68 Cladistic Taxonomy Cladistic taxonomy classifies organisms according to the order in time that branches arise along a phylogenetic tree, (a visual model of the inferred evolutionary relationships among organisms) with out considering the degree of divergence..

69 Cladistic Taxonomy The product is a cladogram.; a diagrammatic tree consisting of a series' of dichotomous forks. Each branch point is defined by novel homologies unique to the various species on that branch.

70 Cladistic Taxonomy Cladistics is favored by some evolutionary biologist because it makes describing evolution the goal of taxonomy. Probably the most serious drawback to cladistic terminology is its use as a rhetorical tool by evolutionists. Ex using cladistic terminology can make it more difficult to argue that mammals did not evolve from fish, for example, because by cladistic definition mammals are fish.


72 Reply: A major difficulty in cladistics is finding characteristics that are appropriate for each branch point. Despite these problems, the growing acceptance of cladistics in biology has had a few positive effects: Instead of looking at fossil and dreaming up hypothetical ancestors, many cladists now use cladograms for careful comparisons of fundamental traits— then try to group similar animals together.

73 Reply: Cladograms can be used by creationists as a tool to more objectively discern similarities and differences between animal species.

74 Geological Time- Evolutionist believe the earth to be 4.5 billion years old As a result of these large numbers, scientists have named large chunks of time based on dominant events of the time.

75 -a. Darwin, however, explained evolution
c. Evolutionist say the fossil record seems to support this Constant Time Sudden Changes Change **Known as: Punctuated Equilibrium -a. Darwin, however, explained evolution as a gradual accumulation of variations **Known as: Gradualism Time Change

76 The fossil record When asked to provide evidence of long-term evolution, most scientists turn to the fossil record. Within this context, fossil horses are among the most frequently cited examples of evolution

77 A. The fossil record


79 The prominent Finnish paleontologist Bjorn Kurten wrote
. : 'One's mind inevitably turns to that inexhaustible textbook example, the horse sequence. This has been cited -- incorrectly more often than not -- as evidence for practically every evolutionary principle that has ever been coined.' This cautionary note notwithstanding, fossil horses do indeed provide compelling evidence in support of evolutionary theory." (The Fossil Record And Evolution: A Current Perspective, B. J. MacFadden Horses, Evol. Biol. ISBN: 22: , 1988, p. 131)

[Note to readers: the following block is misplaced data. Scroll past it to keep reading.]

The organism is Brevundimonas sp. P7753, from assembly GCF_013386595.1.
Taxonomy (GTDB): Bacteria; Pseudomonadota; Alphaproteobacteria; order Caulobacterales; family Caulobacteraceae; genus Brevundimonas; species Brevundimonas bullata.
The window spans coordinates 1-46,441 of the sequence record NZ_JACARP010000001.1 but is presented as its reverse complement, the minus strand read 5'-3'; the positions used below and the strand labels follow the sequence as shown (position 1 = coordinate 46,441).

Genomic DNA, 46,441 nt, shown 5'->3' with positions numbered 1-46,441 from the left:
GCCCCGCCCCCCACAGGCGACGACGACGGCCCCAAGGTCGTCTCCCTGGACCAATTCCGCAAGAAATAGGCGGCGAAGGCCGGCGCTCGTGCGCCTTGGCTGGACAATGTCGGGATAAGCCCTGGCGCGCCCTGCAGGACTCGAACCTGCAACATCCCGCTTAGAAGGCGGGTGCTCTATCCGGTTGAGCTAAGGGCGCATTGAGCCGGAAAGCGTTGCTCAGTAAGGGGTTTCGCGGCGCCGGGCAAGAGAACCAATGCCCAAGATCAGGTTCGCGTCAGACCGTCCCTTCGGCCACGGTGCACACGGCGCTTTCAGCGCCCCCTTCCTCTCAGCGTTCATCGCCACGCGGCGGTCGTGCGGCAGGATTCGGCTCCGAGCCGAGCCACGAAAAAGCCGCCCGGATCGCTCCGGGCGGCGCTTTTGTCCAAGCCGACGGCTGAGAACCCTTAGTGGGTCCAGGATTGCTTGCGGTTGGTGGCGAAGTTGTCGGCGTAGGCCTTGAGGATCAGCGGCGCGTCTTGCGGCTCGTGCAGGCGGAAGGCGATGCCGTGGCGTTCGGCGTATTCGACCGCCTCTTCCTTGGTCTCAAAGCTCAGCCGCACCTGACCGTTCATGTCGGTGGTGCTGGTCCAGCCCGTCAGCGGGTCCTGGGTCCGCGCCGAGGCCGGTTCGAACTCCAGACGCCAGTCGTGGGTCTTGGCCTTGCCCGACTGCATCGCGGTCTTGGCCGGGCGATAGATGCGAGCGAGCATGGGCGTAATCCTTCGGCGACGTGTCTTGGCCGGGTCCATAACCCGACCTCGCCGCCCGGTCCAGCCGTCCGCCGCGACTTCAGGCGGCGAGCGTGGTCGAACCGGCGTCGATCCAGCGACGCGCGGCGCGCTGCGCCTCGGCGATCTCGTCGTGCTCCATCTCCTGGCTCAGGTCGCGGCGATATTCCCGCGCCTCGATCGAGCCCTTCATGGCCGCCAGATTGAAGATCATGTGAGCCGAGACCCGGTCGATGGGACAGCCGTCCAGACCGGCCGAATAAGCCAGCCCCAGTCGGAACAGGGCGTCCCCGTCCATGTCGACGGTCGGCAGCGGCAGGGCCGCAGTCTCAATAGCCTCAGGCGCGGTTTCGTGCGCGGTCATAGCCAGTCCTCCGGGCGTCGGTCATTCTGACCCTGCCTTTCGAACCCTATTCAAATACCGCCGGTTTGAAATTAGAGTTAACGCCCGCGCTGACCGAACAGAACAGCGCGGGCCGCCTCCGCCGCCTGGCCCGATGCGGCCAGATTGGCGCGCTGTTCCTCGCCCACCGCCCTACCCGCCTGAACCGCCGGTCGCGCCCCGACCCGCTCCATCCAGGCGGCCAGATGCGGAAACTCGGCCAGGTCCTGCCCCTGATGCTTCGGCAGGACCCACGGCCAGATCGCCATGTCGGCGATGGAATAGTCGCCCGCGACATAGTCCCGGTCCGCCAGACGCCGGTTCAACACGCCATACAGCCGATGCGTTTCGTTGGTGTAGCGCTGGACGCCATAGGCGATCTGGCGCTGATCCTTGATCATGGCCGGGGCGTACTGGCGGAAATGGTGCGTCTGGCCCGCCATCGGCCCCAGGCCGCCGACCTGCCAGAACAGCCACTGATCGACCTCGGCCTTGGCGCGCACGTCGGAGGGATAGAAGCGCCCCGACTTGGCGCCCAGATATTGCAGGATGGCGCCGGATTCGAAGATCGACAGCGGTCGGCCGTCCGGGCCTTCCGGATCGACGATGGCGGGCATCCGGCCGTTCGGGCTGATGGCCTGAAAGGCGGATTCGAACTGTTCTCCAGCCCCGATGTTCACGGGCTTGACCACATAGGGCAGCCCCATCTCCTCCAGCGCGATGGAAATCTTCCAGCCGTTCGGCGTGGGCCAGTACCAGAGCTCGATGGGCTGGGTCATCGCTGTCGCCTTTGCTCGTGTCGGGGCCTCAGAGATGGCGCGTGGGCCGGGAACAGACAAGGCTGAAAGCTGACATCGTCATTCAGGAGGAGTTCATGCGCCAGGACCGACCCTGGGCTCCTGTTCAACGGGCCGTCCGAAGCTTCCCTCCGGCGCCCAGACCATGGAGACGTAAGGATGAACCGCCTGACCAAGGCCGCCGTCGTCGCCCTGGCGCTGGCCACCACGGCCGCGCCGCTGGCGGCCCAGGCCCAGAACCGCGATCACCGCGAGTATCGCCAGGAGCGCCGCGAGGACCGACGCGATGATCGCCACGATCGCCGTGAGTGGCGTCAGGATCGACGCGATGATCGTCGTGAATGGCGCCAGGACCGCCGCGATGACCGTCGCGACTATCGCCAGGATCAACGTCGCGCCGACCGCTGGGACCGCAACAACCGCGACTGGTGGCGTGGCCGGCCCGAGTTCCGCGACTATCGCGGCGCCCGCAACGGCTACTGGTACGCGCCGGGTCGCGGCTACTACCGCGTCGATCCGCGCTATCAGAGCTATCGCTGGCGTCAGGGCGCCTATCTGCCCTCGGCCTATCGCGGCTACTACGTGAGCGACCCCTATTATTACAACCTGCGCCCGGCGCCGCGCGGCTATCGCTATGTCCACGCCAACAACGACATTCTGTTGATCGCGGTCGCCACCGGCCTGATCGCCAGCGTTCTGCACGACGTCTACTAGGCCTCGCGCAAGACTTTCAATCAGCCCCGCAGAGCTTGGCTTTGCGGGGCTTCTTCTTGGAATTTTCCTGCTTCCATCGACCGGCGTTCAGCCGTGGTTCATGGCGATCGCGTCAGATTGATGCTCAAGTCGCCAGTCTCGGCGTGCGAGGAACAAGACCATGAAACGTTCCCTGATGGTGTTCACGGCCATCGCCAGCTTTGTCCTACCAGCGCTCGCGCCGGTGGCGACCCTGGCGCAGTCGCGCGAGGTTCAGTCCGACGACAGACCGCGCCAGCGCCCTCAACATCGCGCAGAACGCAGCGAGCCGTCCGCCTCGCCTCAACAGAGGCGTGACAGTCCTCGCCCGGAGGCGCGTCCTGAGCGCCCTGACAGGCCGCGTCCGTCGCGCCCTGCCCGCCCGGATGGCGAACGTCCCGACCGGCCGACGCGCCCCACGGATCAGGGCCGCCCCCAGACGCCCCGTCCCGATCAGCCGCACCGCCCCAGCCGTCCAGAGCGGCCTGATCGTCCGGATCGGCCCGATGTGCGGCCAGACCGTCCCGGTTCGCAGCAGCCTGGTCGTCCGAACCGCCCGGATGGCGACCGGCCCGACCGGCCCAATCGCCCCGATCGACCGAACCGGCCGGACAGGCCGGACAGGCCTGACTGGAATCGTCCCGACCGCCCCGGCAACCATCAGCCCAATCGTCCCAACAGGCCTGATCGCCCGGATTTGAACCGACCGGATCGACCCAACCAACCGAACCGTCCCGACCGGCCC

80 Supposed Evidence from Comparative Anatomy
Comparative Anatomy- the study of structural similarities and differences between living things

81 Homologous Structures-
parts of different organisms that have similar structure, but different forms and functions Example: human arm and hand, whale flipper, cat leg, bat wing, bird wing

82 Homologous Structures- same structure: different function


84 analogous structures-
parts of different organisms that have similar forms and functions, but different internal structure (example: wing of a bird, wing of an insect)


86 Vestigial Structures remnants of structures that were once functional in an ancestral form Examples -appendix, wisdom teeth, coccyx (tailbone)


88 Note comparative anatomy: furnishes evidence of a single Creator.
Comparative anatomy shows that the bodies of man and animals have a basic similarity in their overall design because of the one creator.

89 Comparative Embryology
Structurally different species show common patterns in embryological development a. presence of gill slits, 2-chambered hearts, tails b. the longer the embryos show similarities, the more closely related the species


91 Ernest Haekel


93 Ernest Haekel 1860s German Darwinist Ernst Haeckel made some drawings to illustrate the distorted view that embryonic development supported evolution. Haeckel faked his drawings. The embryos are not nearly as similar as he made them out to be; furthermore, Haeckel was very selective in his choice of embryos.

94 Ernest Haekel Haeckel used mammals from the same order and omitted embryos from 2 orders including kangaroos and platypuses. He also omitted the 2 classes of vertebrates that include lampreys and sharks. and amphibians that include frogs because they didn’t embryonically support evolution

95 Ernest Haekel Haeckel’s fakery was exposed by his own contemporaries, who accused him of fraud, yet his drawings are still used in modern biology books